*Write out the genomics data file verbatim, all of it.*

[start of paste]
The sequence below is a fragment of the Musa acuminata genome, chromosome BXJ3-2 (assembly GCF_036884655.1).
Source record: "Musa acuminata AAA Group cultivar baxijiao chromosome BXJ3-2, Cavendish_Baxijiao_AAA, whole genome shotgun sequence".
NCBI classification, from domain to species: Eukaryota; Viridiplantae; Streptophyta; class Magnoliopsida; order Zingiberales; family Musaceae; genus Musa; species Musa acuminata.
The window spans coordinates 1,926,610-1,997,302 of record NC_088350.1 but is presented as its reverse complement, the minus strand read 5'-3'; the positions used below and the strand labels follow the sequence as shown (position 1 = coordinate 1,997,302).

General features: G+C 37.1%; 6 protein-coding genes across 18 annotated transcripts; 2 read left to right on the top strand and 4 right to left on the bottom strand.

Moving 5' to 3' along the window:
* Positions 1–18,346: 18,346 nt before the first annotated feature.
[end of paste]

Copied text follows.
The sequence below is a fragment of the Musa acuminata genome, chromosome BXJ3-2 (assembly GCF_036884655.1).
Source record: "Musa acuminata AAA Group cultivar baxijiao chromosome BXJ3-2, Cavendish_Baxijiao_AAA, whole genome shotgun sequence".
NCBI classification, from domain to species: Eukaryota; Viridiplantae; Streptophyta; class Magnoliopsida; order Zingiberales; family Musaceae; genus Musa; species Musa acuminata.
The window spans coordinates 1,926,610-1,997,302 of record NC_088350.1 but is presented as its reverse complement, the minus strand read 5'-3'; the positions used below and the strand labels follow the sequence as shown (position 1 = coordinate 1,997,302).

General features: G+C 37.1%; 6 protein-coding genes across 18 annotated transcripts; 2 read left to right on the top strand and 4 right to left on the bottom strand.

Moving 5' to 3' along the window:
* Positions 1–18,346: 18,346 nt before the first annotated feature.